Five new projects will be funded in the latest round of the Aotearoa New Zealand Science Journalism Fund.
Grants ranging from $1750 to $5000 will fund reporting on topics including fisheries management, the impacts of sea level rise on Māori coastal communities, and the challenges of earthquake strengthening high rise apartments.
Projects have been awarded under the following themes:
Science in the public interest funded by Te Pūnaha Matatini
$5000 to Kate Evans for her project “Rough seas: Investigating New Zealand’s fisheries management system” – for publication in New Zealand Geographic.
Sea level rise in Aotearoa New Zealand funded by NZ SeaRise programme
$3700 to Eloise Gibson for “Uncharted waters” – a written feature with graphics, for Newsroom.
$2300 to Charlie Mitchell for “Frontlines” – a multimedia exploration of the intersection between sea-level rise and socio-economic issues for Stuff.
Stronger homes on better land funded by the Earthquake Commission
$1750 to Charlie Dreaver from RNZ for a multimedia radio package for Our Changing World and Morning Report on “Living the high life on shaky ground: Earthquake strengthening New Zealand’s apartments”.
$3000 for Nadine Hura for “E Hinemoana, E Tangaroa / Facing the rising tide” – for publication in The Spinoff.
This theme is funded up to $1500 by our Press Patron supporters and the Prime Minister’s Science Communication Prize. In recognition of the high quality of this application from an emerging journalist, it has also been granted an additional $1500 from the NZ SeaRise programme.
All of the projects will made available one month following publication under a Creative Commons licence.
“Supporting talented journalists to spend time working on innovative projects is what this initiative is all about,” said the fund’s founder, Dr Rebecca Priestley. “Applicants to the fund have a very high success rate, and we encourage first timers who are thinking of applying but unsure how it might work to get in touch. We will be offering additional support and guidance for upcoming rounds.”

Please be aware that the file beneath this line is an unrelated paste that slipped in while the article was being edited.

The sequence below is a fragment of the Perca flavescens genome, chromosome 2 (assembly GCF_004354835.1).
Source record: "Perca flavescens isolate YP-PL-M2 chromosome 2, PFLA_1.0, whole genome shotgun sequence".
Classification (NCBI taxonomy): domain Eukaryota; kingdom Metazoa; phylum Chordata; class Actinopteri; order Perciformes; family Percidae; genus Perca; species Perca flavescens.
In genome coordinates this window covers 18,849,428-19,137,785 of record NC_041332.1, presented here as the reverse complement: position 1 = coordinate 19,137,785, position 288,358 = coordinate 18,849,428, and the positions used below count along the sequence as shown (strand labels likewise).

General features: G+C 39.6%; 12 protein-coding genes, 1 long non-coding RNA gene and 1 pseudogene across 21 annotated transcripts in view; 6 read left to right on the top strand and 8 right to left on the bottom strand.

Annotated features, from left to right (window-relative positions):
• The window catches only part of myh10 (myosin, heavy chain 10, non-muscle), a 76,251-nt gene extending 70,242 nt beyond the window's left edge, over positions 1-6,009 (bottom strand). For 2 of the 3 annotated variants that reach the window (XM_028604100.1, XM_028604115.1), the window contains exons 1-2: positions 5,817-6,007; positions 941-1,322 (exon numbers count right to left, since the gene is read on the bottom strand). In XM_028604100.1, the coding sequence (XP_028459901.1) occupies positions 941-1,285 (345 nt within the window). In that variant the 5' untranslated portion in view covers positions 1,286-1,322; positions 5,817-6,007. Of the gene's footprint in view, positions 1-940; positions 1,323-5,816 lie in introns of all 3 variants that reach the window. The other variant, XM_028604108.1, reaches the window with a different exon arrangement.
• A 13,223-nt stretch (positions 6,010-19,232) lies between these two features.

A single funding round for 2019 was signalled, however, two of the themes were not fully subscribed so a new call for applications, with a focus on stories on natural hazards and research into earthquake risk, will be made shortly.
The four judges included Dr Tara Ross from the University of Canterbury, Associate Professor Rebecca Priestley, Professor James Renwick from Victoria University of Wellington, and Dacia Herbulock from the Science Media Centre.
This is the fourth completed funding round since the fund’s 2017 launch. Topics covered range from agricultural green house gases to data privacy, to robots in healthcare and gene editing.
Any organisations wanting to support the fund, please contact Rebecca Priestley at sciencejournalismfund@gmail.
About the Aotearoa New Zealand Science Journalism Fund
The Aotearoa New Zealand Science Journalism Fund is the first independent journalism fund dedicated to furthering coverage of the science-related issues that impact New Zealanders. The fund was set up by Rebecca Priestley, winner of the 2016 Prime Minister’s Science Communicator’s Prize, in association with the Science Media Centre, to support journalism that highlights the science that underpins, or informs, major issues facing our society.